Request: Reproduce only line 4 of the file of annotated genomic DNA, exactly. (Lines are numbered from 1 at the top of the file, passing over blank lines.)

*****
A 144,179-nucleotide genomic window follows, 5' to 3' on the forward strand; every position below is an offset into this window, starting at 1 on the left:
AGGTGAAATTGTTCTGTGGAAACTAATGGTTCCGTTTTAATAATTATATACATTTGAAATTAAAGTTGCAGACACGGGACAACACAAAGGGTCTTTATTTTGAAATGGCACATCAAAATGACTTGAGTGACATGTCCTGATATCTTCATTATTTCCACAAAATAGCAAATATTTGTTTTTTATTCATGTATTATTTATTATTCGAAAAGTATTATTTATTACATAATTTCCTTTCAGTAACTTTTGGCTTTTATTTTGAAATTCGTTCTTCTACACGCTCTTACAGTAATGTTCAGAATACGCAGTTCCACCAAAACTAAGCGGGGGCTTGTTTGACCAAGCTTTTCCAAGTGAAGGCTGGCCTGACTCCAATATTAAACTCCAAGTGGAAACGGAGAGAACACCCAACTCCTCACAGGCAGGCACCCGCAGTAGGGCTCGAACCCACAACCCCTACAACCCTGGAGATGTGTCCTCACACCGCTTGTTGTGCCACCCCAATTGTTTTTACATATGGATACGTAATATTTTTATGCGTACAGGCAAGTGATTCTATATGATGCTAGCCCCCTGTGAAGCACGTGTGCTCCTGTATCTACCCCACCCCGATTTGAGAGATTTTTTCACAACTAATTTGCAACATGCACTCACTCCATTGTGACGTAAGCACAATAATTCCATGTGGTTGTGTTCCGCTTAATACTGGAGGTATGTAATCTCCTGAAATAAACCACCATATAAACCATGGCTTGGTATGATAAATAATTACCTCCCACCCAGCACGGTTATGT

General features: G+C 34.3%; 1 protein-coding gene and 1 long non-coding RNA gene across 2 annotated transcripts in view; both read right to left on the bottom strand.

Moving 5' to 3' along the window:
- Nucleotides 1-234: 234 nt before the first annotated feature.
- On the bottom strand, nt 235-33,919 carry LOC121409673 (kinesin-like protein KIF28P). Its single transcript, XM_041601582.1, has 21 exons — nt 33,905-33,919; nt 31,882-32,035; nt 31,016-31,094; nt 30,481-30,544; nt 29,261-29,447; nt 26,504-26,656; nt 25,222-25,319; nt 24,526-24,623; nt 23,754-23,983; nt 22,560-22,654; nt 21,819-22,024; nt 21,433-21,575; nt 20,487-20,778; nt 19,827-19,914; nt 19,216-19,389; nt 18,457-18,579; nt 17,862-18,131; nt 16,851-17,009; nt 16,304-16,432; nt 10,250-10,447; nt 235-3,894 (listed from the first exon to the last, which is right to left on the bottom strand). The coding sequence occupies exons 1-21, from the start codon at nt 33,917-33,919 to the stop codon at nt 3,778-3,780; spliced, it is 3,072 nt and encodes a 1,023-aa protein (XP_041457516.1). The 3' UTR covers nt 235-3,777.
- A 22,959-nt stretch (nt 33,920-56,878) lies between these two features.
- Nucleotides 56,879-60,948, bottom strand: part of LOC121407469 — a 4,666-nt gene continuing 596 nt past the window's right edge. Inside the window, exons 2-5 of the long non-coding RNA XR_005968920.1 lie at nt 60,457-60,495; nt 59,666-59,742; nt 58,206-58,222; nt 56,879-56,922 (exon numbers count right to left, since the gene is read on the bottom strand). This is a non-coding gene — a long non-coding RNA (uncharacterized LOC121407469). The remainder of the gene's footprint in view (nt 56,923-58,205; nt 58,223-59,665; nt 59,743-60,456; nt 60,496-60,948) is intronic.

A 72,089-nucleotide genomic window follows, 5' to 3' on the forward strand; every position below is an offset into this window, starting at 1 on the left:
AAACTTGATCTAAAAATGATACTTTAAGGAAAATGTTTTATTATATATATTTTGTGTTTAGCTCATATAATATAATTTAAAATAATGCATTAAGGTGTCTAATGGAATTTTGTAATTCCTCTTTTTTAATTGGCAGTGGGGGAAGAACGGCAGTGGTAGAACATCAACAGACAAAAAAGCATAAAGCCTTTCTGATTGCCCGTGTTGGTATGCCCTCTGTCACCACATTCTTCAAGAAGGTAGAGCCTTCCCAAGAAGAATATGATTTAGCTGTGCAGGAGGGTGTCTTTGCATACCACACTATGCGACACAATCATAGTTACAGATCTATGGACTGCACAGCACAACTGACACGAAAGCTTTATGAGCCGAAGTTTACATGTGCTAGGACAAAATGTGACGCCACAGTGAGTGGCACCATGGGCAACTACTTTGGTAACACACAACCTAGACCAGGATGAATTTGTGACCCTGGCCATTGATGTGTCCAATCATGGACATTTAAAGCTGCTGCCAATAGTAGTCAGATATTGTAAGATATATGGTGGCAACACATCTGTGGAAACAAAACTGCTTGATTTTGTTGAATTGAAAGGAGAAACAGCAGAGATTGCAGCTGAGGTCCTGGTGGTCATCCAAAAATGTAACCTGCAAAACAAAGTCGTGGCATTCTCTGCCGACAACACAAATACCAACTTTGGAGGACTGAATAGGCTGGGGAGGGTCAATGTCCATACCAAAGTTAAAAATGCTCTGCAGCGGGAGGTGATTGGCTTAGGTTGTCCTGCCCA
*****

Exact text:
Moving 5' to 3' along the window: